HIV Risk Behaviors Among Probationers in Rural Kentucky: Preliminary Findings

Matthew L. Hiller, University of Kentucky
J. Matthew Webster, University of Kentucky
Heather Roberto, University of Kentucky
T.K. Logan, University of Kentucky
Carl G. Leukefeld, University of Kentucky

The prevalence of HIV/AIDs and other sexually transmitted diseases is comparatively high among offenders. Nationally, approximately 2% of jail and prison inmates are HIV positive (Hammett, Harmon, & Maruschak, 1999). HIV seroprevalence rates vary across state correctional systems, and a recent study of drug-involved Kentucky prisoners showed that nearly 4% tested positive for HIV (Leukefeld, Staton, Hiller, et al., in press). As part of the NIDA-funded HIV Risk Reduction among Rural Drug Abusers Project, felony probationers in 29 rural Appalachian counties in Kentucky are being randomly assigned to one of two HIV prevention interventions, NIDA standard or a rural-focused intervention. This study parallels another HIV prevention project being conducted in Delaware on probationers in urban settings. Data from the first 125 probationers (72% male, 28% female) entered into the Kentucky study protocol showed that these probationers had high rates of HIV-risk behaviors. Overall, 18% had previously injected drugs and 90% had had unprotected sex in the preceding 6 months. Twenty-one percent had had a sexually transmitted disease. Higher rates of risk behavior among men were associated with recent alcohol use and receiving public support. Higher rates of risk behavior among women were associated with recent crack and/or sedative use.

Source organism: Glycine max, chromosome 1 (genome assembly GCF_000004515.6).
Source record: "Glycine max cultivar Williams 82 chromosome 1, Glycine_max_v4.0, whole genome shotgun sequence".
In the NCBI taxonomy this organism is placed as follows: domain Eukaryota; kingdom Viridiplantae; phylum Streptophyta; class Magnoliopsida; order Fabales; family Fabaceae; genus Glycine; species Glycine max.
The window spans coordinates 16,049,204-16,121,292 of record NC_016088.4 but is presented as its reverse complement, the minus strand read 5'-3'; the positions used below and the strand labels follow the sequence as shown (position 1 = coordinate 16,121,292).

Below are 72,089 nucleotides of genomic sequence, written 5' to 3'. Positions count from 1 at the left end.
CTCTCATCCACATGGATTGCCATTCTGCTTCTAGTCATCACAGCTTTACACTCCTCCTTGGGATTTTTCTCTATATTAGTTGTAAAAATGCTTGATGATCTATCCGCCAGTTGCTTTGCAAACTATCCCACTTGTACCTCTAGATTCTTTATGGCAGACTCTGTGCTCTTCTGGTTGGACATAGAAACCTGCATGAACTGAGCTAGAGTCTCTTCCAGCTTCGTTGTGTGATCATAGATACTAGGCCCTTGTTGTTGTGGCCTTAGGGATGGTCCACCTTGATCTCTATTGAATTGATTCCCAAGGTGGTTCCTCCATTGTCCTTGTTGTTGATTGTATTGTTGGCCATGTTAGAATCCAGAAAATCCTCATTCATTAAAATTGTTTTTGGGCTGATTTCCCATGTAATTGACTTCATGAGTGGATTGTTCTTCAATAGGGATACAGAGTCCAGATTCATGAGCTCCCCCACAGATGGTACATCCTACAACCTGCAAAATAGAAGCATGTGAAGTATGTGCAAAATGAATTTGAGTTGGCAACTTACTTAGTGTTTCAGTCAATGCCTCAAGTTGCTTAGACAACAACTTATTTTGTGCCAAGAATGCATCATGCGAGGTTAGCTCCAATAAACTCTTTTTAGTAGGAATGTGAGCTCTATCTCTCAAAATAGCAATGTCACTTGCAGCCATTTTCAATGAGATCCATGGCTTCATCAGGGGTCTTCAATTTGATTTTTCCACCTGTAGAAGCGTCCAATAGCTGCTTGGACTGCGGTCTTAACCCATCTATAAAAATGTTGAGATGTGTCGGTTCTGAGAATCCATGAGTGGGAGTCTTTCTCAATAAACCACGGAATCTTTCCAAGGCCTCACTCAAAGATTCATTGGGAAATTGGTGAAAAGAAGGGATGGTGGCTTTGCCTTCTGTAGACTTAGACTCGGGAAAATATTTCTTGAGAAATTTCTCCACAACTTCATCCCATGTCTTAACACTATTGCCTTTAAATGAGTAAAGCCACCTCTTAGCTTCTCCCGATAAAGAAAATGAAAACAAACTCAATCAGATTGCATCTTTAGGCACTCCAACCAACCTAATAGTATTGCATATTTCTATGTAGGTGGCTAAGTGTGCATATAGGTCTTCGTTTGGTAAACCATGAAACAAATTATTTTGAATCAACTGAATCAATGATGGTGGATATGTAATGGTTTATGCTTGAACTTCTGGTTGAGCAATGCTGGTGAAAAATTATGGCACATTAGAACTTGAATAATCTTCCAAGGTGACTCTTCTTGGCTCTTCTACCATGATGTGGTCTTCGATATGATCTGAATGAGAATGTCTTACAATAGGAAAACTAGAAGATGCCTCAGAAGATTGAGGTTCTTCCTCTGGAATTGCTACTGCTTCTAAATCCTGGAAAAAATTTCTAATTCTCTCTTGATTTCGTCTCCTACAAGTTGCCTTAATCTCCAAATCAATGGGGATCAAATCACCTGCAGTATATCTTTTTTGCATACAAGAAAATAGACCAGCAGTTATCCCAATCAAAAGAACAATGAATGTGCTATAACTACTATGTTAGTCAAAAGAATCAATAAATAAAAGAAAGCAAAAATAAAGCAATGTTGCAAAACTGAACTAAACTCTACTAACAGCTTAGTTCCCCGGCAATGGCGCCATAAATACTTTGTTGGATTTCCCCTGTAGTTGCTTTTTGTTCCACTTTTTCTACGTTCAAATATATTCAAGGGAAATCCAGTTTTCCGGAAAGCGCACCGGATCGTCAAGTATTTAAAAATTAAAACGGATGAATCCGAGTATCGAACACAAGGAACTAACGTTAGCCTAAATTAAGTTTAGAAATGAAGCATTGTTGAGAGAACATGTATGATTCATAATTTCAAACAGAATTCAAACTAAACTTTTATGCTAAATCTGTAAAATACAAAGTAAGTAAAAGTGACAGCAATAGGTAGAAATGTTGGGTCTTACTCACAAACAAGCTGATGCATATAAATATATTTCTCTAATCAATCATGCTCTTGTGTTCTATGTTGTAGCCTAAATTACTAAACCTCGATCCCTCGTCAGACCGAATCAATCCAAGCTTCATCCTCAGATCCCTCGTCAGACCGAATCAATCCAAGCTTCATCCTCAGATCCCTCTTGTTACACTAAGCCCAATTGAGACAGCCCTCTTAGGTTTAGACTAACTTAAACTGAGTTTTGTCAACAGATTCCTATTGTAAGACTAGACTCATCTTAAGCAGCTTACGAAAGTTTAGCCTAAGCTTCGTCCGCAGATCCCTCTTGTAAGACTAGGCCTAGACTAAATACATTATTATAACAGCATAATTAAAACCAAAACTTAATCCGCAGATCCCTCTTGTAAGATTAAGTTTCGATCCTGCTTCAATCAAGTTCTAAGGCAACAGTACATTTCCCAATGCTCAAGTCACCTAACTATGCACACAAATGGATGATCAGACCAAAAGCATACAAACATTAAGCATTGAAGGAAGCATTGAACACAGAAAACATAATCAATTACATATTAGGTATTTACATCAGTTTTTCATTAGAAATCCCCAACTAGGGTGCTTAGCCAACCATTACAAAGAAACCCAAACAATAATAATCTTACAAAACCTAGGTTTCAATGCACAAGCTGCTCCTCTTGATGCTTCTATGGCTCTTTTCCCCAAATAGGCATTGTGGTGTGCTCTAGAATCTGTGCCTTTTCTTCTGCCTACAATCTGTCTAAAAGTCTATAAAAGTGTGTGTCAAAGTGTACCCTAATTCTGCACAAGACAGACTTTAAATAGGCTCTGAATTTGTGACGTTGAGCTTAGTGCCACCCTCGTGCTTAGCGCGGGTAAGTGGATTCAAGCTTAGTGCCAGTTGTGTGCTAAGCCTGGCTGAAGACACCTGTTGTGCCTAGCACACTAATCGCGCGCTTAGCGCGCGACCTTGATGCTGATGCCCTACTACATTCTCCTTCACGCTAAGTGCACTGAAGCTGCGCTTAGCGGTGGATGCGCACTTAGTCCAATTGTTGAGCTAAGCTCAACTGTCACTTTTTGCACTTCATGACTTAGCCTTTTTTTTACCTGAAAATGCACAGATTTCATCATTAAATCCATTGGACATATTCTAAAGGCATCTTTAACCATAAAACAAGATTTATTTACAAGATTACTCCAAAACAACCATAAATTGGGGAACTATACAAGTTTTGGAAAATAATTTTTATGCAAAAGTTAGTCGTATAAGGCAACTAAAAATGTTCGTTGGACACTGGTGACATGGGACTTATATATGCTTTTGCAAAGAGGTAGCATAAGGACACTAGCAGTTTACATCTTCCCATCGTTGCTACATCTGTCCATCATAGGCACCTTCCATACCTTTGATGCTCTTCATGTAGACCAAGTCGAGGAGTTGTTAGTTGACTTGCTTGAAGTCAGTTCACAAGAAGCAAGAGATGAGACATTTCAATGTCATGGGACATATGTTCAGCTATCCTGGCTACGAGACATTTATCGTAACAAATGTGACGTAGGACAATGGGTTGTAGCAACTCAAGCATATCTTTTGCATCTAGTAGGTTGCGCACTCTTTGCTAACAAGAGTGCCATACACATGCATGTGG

(Return to Program Resources)

Updated 05/20/2006